BLM Leaders Accused Of Buying $6 Million Home With Donated Funds

This shouldn't discredit their work.

Melina Abdullah, Patrisse Cullors, Alicia Garza Jose Ivan Cazares | DFree | Shutterstock | Instagram

The leaders of the Black Lives Matter movement are coming under fire after being accused of using donations to purchase a $6 million luxury home in Southern California.

Reports of the purchase were first made by New York Magazine on Monday, after the organization had allegedly wanted to keep the property's existence a secret.

However, it didn't remain a secret for long after the three leaders of the BLM movement, Patrisse Khan-Cullors, Alicia Garza, and Melina Abdullah, recorded a YouTube video on the first anniversary of George Floyd's murder last summer, where they discussed their own racial-justice work and the difficulties of the past year.


While filming the video, the three women had been gathered on the patio of an expensive home in Southern California, eliciting responses of how they'd acquired the house seen behind them in the video.

Patrisse Khan-Cullors, Alicia Garza and Melina Abdullah are now coming under fire over the home.

“I think they’ve attempted to cancel us, but they have not been successful in canceling us,” Abdullah said during the conversation, according to NY Magazine “They’ve attempted to say — and I’m just gonna say it — ‘She bought some damn houses. We gonna cancel her.’”

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Garza then interjected, seeming to address critics, “Y’all don’t know sh*t about what it takes to live in a box here.”

The house in question is reportedly 6,500 square feet, with more than half a dozen bedrooms and bathrooms, several fireplaces, a soundstage, a pool and bungalow, and parking for more than 20 cars. The California estate had been purchased for nearly $6 million back in October 2020 with cash that had been donated to BLMGNF.

BLM board members have said the house is being used as part of the organization's efforts.

In an emailed statement to NY Magazine, Shalomyah Bowers, a BLMGNF board member, had described the purchase of the home as a means to serve as a Campus "with the intention for it to serve as housing and studio space for recipients of the Black Joy Creators Fellowship.” 

Bowers also clarified that the organization was never going to keep the purchase of the estate a secret for long, and that "purchasing property via private LLCs is customary in real estate as a way of protecting assets from litigation and liability."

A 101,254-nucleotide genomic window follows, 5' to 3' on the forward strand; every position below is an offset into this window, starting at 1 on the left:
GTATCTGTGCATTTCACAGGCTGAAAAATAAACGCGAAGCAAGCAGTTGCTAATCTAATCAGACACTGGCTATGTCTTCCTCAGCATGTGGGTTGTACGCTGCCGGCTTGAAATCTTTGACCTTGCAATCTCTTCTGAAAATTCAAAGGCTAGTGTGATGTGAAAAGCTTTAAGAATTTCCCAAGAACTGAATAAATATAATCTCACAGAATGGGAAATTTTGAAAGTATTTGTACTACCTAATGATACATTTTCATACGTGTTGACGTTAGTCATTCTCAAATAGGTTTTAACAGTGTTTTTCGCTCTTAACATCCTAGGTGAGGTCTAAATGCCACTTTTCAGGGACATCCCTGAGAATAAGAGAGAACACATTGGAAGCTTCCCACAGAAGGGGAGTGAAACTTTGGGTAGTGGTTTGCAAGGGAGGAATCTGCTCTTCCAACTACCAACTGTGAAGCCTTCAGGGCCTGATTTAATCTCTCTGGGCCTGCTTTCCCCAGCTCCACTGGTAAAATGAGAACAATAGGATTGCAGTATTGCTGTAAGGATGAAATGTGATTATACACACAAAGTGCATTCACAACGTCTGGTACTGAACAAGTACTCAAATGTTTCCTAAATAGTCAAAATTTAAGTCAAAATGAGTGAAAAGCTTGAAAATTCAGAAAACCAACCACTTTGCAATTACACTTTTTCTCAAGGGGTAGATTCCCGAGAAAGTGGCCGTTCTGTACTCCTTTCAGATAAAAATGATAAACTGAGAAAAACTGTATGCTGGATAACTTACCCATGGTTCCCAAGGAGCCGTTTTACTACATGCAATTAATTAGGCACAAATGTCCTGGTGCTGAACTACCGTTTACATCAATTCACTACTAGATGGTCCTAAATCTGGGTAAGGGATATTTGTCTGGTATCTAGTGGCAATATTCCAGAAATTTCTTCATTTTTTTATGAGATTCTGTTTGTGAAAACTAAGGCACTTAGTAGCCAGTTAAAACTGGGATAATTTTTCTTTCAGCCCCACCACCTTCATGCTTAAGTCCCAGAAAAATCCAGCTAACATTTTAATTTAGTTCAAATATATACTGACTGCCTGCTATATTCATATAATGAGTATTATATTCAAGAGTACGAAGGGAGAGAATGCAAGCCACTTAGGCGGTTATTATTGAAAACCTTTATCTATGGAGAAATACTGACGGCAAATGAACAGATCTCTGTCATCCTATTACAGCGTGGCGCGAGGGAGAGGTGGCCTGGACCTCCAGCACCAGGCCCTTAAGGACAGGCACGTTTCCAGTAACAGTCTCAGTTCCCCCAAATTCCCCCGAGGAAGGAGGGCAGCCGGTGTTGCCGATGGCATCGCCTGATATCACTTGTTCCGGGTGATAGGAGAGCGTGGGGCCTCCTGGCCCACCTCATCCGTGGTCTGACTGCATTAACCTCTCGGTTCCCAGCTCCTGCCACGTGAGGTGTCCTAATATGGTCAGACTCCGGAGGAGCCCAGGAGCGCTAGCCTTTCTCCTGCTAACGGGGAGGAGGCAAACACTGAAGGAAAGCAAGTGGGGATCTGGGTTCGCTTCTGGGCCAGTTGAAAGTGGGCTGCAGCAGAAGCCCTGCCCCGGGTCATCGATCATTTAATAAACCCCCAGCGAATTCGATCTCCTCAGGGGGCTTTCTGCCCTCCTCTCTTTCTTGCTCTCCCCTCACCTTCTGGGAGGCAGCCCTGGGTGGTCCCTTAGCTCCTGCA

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This isn't the first time that leaders of the BLM movement have been accused of using donations to purchase homes.

Patrisse Khan-Cullors, back in April 2021, had been the victim of scrutiny after the New York Post reported on her purchase of four homes for $3 million, calling it a "buying binge."

Immediately after the article had been published, people on social media seemed to use the opportunity to suggest that Khan-Cullors had profited off of donations to the BLM organization, trying to discredit the work she's done since co-founding the movement.


According to the Associated Press, the Black Lives Matter Global Network Foundation had taken in about $90 million in 2020, after the racial unrest caused by the police killings of both George Floyd and Breonna Taylor. 

She also pointed out that she's had other jobs besides leading the BLM movement, including two book deals, in which one of them was a New York Times best-selling memoir, as well as the fact that she signed a production deal with Warner Brothers back in October 2020 “to develop scripted dramas and comedies, docuseries and animated programming for children, young adults and families," according to the LA Times.

There is no evidence to support the belief that Khan-Cullors used donations sent to the BLM organization during the nationwide protests in 2020 to purchase four homes, which was further made clear by Khan-Cullors herself.

“To be abundantly clear, as a registered 501c3, BLMGNF cannot and did not commit any organizational resources toward the purchase of my personal property,” she said in a statement.


“Any insinuation or assertion to the contrary is categorically false.”

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Nia Tipton is a writer living in Brooklyn. She covers pop culture, social justice issues, and trending topics. Follow her on Instagram.